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Two Pivotal Events Contribute to Shaping a More Humane World


By Carol Cone

The news crawler on CNN has certainly been filled with tragic and depressing stories of late.  But within the past month, two significant announcements were made that bode well for our future: the birth of baby Maxima Chan Zuckerberg (love the powerful girl's name) and the launch of Howard Warren Buffett’s new company, i(x) Investments.  Both debuts are related to social impact, and should give us significant reason to restore at least some of our faith in humanity.

The birth of “Max” to Facebook founder Mark Zuckerberg and his wife Dr. Priscilla Chan was more than special. It was momentous. That’s because baby Max’s parents chose to celebrate the arrival of their first child with an unprecedented gift to the world. In an open letter to their daughter, Zuckerberg and Chan committed to giving away 99 percent of their Facebook shares – currently valued at $45 billion – during their lifetimes, to advance human potential and promote equality. They will do this through the creation of the Chan Zuckerberg Initiative.

Zuckerberg wrote that he and Chan, and our society, have a moral responsibility to leave the world a better place for all future children.  In his letter, posted on Facebook, naturally, he vowed to create change by working to eliminate inequality and giving every child a chance at education. Our society, he said, must do this not only for justice or charity, but also for the greatness of human progress.

He called this philanthropic quest simply an “investment.” I call it a bellwether development in the evolution of our global community and in social purpose – because of the size of the commitment, of course, but also because of its direction and focus on equal opportunity.  In a world that still does not value girls and women on par with boys and men, this timely declaration from a high-profile leader should set the tone for technology leaders and others to follow.

The fact that the Zuckerberg’s child is a girl will almost certainly boost the growing global awareness that helping girls reach their potential has a measurable positive impact on economies, families and social stability worldwide.

Adding the Chan Zuckerberg commitment (note the order of the name) to equality for children’s education should accelerate and amplify current girls’ education initiatives such as the Girl Effect, 10Times10/Girl Rising, Girl Up, Girls Who Code and the Malala Fund.

Meanwhile, another famous name also weighed in with some positive news.  i(x) Investments, co-founded by Howard Warren Buffett – the 32-year-old grandson of billionaire Warren Buffett – and co-founder Trevor Neilson, is a forward-looking approach to fund early-stage and undervalued companies working on issues such as clean energy, sustainable agriculture and water scarcity.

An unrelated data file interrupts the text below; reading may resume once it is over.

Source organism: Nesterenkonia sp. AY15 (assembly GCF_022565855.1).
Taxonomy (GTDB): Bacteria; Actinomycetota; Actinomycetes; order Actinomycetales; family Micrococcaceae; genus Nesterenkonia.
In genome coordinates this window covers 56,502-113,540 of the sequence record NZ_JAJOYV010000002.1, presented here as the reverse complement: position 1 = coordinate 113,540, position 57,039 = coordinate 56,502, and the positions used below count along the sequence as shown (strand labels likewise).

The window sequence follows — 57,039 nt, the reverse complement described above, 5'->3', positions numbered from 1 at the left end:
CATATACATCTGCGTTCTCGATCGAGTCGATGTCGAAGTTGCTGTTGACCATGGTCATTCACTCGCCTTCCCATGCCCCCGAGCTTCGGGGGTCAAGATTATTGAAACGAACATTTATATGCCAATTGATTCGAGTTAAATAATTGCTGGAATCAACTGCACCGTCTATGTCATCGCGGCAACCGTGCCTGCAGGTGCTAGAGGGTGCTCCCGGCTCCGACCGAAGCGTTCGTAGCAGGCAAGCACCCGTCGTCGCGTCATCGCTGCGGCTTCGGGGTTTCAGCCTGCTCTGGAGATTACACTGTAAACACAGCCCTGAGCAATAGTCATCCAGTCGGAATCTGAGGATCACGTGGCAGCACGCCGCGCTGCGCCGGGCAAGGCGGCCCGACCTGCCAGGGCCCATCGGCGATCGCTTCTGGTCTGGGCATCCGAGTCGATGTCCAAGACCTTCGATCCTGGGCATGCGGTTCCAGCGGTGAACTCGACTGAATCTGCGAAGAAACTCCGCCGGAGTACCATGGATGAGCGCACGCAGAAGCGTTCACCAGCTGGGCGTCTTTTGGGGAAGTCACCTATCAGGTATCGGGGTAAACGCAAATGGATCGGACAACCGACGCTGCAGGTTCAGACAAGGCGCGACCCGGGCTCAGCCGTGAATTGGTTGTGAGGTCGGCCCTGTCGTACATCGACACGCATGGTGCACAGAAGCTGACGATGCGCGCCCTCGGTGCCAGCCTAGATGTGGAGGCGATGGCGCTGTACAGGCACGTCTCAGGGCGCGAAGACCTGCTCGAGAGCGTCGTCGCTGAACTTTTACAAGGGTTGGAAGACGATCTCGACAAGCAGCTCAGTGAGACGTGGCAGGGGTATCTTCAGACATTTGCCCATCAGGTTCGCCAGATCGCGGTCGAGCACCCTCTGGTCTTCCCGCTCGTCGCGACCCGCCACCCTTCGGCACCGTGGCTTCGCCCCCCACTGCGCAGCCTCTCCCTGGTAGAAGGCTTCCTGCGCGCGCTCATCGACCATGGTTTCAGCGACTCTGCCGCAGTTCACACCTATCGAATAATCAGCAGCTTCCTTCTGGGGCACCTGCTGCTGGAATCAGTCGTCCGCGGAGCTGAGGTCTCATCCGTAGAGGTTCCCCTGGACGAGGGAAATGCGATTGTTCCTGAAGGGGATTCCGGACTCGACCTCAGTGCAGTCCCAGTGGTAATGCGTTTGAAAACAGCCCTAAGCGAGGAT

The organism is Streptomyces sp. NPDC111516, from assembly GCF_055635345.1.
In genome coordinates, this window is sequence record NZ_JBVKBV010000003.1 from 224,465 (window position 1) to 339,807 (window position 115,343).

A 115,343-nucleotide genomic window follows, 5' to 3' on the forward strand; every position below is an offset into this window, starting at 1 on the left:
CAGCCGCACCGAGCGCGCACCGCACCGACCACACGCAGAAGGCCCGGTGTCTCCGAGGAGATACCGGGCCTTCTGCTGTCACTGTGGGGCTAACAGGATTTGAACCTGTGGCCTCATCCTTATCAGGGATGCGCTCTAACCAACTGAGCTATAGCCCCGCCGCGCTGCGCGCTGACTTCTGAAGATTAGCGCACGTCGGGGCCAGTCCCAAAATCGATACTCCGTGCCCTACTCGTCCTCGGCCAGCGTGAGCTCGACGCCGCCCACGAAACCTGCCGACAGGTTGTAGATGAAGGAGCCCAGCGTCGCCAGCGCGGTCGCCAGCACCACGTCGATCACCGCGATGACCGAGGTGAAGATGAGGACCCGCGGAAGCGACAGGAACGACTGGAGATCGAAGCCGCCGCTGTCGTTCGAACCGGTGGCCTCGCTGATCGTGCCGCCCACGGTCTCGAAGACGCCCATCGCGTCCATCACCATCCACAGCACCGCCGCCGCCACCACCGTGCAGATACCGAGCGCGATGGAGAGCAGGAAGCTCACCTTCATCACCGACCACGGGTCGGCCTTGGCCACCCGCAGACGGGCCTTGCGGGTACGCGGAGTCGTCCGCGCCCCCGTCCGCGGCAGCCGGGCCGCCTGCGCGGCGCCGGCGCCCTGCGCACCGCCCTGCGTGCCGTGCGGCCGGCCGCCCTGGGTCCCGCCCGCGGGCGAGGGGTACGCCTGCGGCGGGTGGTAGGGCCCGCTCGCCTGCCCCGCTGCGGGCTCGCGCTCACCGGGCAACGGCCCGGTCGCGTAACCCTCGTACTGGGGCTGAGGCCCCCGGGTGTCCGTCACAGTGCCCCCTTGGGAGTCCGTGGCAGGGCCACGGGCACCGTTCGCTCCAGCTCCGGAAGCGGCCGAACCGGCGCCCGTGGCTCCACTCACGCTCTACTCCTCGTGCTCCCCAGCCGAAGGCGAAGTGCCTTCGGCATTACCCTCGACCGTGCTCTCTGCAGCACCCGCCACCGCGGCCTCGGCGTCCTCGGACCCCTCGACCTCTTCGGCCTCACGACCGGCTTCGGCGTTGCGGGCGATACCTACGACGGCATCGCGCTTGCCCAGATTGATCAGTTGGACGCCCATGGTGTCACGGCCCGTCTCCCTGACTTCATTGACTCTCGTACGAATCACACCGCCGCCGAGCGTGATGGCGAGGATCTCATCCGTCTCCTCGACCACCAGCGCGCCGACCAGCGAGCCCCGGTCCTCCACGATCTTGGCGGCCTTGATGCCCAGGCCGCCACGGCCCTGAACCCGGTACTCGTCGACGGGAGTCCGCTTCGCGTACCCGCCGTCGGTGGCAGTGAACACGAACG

“I’m looking for that sweet spot,” Buffett told the New York Times. “How do we improve society through these investments? How can we be creative with capital to address some of the greatest human needs?”

Now, the i(x) founders say, investors want to put their capital to work in ways that will not simply avoid doing bad, but actually do some good in the world. “Investors in the past haven’t seen their investments as an expression of their values,” Neilson said. “There is an evolving consciousness in the world which presents an historic opportunity for both social change and profit.”

The Zuckerberg and Buffett announcements reinforce the need to take the long view on solving vexing societal problems; to work in collaboration with experts and leaders to listen, shape policy and foster innovations that meet real, not imagined, needs; and to be willing to try and sometimes fail in the effort to learn and improve. That’s progress.

Just as importantly, the emergence of super-rich, super-smart leaders in the private sector who see the need to contribute to a better world – because they can – is a very positive societal development.

For all of us who work in the space of making social progress through vibrant and innovative public/private partnerships, these two announcements underscore how purpose is not a trend, but the new needed normal for our collective future.  And that’s worth a nice warm smile, no matter what the other news headlines say.

Image credit: Flickr/Maurizio Pesce

Carol Cone, often referred to as “the mother of cause marketing,” recently launched a new purpose-driven consultancy called Carol Cone On Purpose [www.purposecollaborative.com].

3p Contributor

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